President Donald Trump has placed a significant emphasis on the need for increased defense spending among NATO allies, and the newest data suggests his efforts are paying off.
In 2016, non-U.S. NATO members spent $262 billion on defense; in 2020, they will spend $313 billion. Regardless of whether this increase resulted from changing threat perceptions, or Trump’s laser-like focus on inadequate defense spending, or of some combination of the two, the results speak for themselves. The $50 billion increase is equivalent to the entire defense budget of France.
And that is just one year. Since 2016, NATO Secretary General Jens Stoltenberg noted that European allies and Canada will have added $130 billion to their defense budgets.
As an intergovernmental security alliance, NATO is only as strong as its member states. Weak defense spending in Europe beginning with the end of the Cold War led to a significant loss of capabilities and embarrassing gaps in readiness for NATO allies, and American presidents of both political parties have long called for increases in defense spending by NATO allies.
Article 3 of the treaty that established NATO states that members will, at a minimum, “maintain and develop their individual and collective capacity to resist armed attack.” Only a handful of NATO members can say they have lived up to this.
In an effort to encourage defense investment, NATO set a target for member states to spend 2% of gross domestic product on defense in 2006. At the 2014 Wales Summit, member states recommitted to spending 2% of GDP on defense and to spending 20% of their defense budgets on “major equipment” purchases by 2024.
Interestingly, Secretary of Defense Mark Esper and National Security Advisor Robert O’Brien have recently noted that the NATO benchmarks have become the “gold standard” for other U.S. allies, importantly in the Pacific region.
In 2016, only four NATO members (including the U.S.) met the benchmark to spend 2% of GDP on defense, and only nine spent 20% of defense budgets on equipment purchases.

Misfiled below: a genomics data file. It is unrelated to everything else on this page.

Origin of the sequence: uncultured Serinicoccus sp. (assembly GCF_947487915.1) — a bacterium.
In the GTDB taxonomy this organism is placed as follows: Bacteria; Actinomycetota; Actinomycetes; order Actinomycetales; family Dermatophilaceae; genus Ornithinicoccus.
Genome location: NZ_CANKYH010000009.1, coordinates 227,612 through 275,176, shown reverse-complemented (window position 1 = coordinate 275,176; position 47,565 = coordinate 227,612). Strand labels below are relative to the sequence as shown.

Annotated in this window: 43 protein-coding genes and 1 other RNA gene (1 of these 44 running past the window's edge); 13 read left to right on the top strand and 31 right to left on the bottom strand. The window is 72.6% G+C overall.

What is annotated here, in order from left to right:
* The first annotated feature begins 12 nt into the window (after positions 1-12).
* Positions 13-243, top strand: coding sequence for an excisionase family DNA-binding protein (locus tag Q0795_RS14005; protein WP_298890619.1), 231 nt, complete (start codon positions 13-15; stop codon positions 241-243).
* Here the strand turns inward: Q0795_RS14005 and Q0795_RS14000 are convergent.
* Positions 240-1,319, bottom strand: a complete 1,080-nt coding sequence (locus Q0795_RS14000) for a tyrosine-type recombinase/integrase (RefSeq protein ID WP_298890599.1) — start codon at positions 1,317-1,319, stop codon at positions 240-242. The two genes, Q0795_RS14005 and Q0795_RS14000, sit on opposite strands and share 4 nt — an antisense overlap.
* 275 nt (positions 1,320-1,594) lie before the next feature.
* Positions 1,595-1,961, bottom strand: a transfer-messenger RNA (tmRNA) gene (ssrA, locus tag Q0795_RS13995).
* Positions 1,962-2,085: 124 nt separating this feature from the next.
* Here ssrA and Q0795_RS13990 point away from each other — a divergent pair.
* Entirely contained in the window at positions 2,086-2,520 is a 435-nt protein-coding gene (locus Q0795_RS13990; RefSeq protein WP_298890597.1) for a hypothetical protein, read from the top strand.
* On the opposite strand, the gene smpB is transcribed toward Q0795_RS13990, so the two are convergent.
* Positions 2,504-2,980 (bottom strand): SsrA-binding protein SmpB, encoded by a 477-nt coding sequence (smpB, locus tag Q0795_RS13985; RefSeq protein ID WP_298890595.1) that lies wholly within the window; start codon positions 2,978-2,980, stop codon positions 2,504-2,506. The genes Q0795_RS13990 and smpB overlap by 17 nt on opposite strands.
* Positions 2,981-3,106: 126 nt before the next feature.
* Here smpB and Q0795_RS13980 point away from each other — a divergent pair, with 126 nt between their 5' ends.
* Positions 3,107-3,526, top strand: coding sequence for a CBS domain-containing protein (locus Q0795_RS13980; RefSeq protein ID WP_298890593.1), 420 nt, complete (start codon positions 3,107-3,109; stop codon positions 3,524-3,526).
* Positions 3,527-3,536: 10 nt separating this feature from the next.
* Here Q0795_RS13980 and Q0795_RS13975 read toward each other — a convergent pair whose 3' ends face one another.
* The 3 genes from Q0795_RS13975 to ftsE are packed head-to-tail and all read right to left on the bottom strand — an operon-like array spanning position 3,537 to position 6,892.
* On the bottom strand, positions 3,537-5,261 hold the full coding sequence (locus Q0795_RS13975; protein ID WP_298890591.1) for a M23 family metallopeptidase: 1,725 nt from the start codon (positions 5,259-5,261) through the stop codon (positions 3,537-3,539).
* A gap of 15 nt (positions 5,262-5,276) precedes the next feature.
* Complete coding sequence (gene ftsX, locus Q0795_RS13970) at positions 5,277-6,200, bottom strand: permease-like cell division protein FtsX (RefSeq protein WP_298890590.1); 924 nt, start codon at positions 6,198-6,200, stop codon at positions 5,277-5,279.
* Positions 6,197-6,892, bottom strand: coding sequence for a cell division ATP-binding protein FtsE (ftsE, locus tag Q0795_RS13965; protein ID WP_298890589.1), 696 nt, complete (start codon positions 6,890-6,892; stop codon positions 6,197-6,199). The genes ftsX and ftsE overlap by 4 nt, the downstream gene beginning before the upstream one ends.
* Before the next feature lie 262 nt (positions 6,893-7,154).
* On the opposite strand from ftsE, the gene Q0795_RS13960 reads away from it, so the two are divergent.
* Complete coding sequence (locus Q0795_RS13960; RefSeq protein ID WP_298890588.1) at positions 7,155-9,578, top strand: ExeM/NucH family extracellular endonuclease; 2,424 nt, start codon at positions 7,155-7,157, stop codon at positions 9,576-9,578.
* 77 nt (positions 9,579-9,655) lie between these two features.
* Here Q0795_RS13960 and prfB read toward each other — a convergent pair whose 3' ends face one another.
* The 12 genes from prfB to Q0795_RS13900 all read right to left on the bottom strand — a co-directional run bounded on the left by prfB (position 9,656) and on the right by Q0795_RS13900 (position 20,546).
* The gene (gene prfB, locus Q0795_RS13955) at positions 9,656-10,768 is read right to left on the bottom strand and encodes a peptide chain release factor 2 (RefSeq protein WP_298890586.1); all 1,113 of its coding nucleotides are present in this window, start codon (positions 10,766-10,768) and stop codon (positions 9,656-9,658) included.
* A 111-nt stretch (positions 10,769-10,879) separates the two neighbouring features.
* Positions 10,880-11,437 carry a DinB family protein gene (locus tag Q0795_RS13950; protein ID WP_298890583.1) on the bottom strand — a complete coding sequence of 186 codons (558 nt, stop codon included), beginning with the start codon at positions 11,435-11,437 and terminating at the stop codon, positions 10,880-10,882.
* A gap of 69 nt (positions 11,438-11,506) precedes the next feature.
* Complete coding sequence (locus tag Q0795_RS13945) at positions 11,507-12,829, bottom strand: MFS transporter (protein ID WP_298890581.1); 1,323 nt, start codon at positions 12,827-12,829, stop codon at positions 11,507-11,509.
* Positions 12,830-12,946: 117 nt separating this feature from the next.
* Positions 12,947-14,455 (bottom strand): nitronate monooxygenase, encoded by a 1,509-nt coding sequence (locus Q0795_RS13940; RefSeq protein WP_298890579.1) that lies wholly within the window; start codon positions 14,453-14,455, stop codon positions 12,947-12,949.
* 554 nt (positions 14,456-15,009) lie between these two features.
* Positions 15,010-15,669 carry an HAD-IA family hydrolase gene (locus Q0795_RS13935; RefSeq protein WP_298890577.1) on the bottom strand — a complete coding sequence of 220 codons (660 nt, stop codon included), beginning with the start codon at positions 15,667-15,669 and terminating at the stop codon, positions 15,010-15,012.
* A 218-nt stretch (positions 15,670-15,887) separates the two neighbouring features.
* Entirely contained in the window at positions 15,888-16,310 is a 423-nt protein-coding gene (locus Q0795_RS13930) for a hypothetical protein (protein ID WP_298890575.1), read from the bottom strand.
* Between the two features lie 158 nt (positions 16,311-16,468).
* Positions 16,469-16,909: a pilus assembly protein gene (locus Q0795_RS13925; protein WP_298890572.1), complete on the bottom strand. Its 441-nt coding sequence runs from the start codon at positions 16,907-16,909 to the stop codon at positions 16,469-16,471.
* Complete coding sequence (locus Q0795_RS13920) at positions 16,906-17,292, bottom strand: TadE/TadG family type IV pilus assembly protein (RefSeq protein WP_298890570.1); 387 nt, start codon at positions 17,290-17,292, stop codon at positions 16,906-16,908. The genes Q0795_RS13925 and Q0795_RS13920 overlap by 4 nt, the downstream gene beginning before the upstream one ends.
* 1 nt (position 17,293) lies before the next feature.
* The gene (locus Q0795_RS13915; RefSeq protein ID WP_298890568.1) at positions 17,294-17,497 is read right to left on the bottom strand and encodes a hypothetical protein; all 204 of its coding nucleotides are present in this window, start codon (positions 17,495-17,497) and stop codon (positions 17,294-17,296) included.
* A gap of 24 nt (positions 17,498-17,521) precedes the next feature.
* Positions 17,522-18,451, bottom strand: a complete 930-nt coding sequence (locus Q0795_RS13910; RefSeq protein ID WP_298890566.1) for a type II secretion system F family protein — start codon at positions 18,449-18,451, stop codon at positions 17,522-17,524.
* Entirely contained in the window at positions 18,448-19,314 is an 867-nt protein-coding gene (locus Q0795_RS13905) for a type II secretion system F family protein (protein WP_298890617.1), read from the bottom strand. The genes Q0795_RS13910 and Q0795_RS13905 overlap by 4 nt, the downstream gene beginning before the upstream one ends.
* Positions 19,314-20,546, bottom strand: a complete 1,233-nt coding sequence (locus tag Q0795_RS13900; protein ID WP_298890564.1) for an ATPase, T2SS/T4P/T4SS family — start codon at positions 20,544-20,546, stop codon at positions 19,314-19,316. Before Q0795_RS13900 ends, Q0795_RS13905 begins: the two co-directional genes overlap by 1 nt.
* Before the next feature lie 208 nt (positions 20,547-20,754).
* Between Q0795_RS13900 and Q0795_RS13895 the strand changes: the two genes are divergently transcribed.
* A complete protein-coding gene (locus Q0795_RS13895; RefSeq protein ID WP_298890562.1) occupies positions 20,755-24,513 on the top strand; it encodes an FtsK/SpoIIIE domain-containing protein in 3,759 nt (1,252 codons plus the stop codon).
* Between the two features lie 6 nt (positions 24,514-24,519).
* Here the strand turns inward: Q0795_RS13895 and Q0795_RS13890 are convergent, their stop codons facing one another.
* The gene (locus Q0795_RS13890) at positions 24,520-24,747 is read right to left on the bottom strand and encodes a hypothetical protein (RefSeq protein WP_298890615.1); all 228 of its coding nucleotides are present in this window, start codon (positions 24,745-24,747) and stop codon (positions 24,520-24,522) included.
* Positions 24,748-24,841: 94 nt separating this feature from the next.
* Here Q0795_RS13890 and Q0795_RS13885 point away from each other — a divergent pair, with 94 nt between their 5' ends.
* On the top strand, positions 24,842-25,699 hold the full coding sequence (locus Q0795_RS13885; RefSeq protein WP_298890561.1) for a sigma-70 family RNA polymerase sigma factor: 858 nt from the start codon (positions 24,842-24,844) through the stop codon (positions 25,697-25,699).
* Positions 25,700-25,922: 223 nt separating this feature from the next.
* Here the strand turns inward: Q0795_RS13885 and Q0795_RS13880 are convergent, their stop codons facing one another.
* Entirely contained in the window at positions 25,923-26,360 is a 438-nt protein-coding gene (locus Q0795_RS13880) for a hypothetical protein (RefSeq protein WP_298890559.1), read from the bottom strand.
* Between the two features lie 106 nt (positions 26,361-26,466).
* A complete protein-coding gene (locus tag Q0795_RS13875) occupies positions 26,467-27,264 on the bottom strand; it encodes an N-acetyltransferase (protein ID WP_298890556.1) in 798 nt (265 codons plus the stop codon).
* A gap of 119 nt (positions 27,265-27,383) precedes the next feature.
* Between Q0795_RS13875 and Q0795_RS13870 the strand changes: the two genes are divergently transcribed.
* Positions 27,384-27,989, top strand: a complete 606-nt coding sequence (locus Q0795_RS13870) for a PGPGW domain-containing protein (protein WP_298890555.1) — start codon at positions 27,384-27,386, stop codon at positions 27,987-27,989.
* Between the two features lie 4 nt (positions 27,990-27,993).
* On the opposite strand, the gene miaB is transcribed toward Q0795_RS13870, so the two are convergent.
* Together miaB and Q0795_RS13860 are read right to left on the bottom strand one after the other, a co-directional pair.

Last week, NATO announced that in 2020, 10 countries will spend at least 2% of gross domestic product on defense:
- Estonia (2.38%)
- France (2.11%)
- Greece (2.58%)
- Latvia (2.32%)
- Lithuania (2.28%)
- Norway (2.03%)
- Poland (2.30%)
- Romania (2.38%)
- United Kingdom (2.43%)
- United States (3.87%)
Additionally, 16 NATO allies will spend 20% of their defense budgets on “major new capabilities.”
Reaching the spending benchmarks and fulfilling the Article 3 obligation requires the political, economic, and societal will to invest in defense. In recent years, a number of U.S. allies have stepped up and fulfilled their commitments—an important achievement for U.S. policy in Europe.
Other nations in the NATO alliance have not done so, or do not yet have a plan to do so. There are a number of steps NATO and the U.S. can take to encourage NATO members to further increase defense spending in a realistic and timely way.
Failure to reach these benchmarks should not dampen U.S. support for the alliance, or its active leadership within NATO. The U.S. remains in Europe and a leader in the alliance because it is in America’s national interest to do so.
A peaceful, stable Europe has paid economic, cultural, and military dividends far greater than the amounts the U.S. spends on military personnel and basing on the continent.
It is possible for the U.S. to remain entirely committed to NATO’s collective defense and encourage allies to increase defense spending to boost readiness and fund much-needed capabilities. More work needs to be done, but NATO’s recent data shows a continuance of defense reinvestment for some allies.
Hopefully, this trend will continue in 2021.
This piece originally appeared in The Daily Signal